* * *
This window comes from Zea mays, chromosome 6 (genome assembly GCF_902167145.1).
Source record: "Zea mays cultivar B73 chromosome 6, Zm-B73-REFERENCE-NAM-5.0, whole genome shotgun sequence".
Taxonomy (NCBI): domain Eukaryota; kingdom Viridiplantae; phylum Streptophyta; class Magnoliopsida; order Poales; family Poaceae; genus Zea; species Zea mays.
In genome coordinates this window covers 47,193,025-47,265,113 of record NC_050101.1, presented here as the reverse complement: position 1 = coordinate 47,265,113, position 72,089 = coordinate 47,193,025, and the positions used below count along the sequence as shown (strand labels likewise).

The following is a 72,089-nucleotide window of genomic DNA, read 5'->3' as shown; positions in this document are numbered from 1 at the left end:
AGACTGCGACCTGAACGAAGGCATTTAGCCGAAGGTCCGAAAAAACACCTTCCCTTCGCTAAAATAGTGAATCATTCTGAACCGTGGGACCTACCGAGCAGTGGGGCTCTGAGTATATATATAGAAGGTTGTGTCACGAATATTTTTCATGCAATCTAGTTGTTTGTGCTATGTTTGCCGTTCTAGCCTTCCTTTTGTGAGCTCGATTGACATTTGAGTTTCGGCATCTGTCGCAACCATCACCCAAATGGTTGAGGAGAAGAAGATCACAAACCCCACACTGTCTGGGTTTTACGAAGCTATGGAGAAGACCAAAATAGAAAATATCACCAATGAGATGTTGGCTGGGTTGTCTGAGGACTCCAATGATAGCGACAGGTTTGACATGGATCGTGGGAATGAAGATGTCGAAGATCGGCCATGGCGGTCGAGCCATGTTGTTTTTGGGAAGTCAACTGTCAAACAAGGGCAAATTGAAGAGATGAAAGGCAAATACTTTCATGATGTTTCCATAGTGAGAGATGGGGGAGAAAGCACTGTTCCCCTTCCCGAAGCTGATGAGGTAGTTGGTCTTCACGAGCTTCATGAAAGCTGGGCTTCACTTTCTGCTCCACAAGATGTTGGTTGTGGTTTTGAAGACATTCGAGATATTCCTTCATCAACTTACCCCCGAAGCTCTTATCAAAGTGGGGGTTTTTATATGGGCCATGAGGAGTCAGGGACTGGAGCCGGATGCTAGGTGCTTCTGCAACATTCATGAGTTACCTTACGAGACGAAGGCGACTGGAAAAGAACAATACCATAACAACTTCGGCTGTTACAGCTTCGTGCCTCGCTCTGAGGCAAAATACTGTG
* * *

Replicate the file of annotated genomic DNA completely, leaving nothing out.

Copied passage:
This window comes from Zea mays, chromosome 6 (genome assembly GCF_902167145.1).
Source record: "Zea mays cultivar B73 chromosome 6, Zm-B73-REFERENCE-NAM-5.0, whole genome shotgun sequence".
Taxonomy (NCBI): domain Eukaryota; kingdom Viridiplantae; phylum Streptophyta; class Magnoliopsida; order Poales; family Poaceae; genus Zea; species Zea mays.
In genome coordinates this window covers 47,193,025-47,265,113 of record NC_050101.1, presented here as the reverse complement: position 1 = coordinate 47,265,113, position 72,089 = coordinate 47,193,025, and the positions used below count along the sequence as shown (strand labels likewise).

The following is a 72,089-nucleotide window of genomic DNA, read 5'->3' as shown; positions in this document are numbered from 1 at the left end:
AGACTGCGACCTGAACGAAGGCATTTAGCCGAAGGTCCGAAAAAACACCTTCCCTTCGCTAAAATAGTGAATCATTCTGAACCGTGGGACCTACCGAGCAGTGGGGCTCTGAGTATATATATAGAAGGTTGTGTCACGAATATTTTTCATGCAATCTAGTTGTTTGTGCTATGTTTGCCGTTCTAGCCTTCCTTTTGTGAGCTCGATTGACATTTGAGTTTCGGCATCTGTCGCAACCATCACCCAAATGGTTGAGGAGAAGAAGATCACAAACCCCACACTGTCTGGGTTTTACGAAGCTATGGAGAAGACCAAAATAGAAAATATCACCAATGAGATGTTGGCTGGGTTGTCTGAGGACTCCAATGATAGCGACAGGTTTGACATGGATCGTGGGAATGAAGATGTCGAAGATCGGCCATGGCGGTCGAGCCATGTTGTTTTTGGGAAGTCAACTGTCAAACAAGGGCAAATTGAAGAGATGAAAGGCAAATACTTTCATGATGTTTCCATAGTGAGAGATGGGGGAGAAAGCACTGTTCCCCTTCCCGAAGCTGATGAGGTAGTTGGTCTTCACGAGCTTCATGAAAGCTGGGCTTCACTTTCTGCTCCACAAGATGTTGGTTGTGGTTTTGAAGACATTCGAGATATTCCTTCATCAACTTACCCCCGAAGCTCTTATCAAAGTGGGGGTTTTTATATGGGCCATGAGGAGTCAGGGACTGGAGCCGGATGCTAGGTGCTTCTGCAACATTCATGAGTTACCTTACGAGACGAAGGCGACTGGAAAAGAACAATACCATAACAACTTCGGCTGTTACAGCTTCGTGCCTCGCTCTGAGGCAAAATACTGTG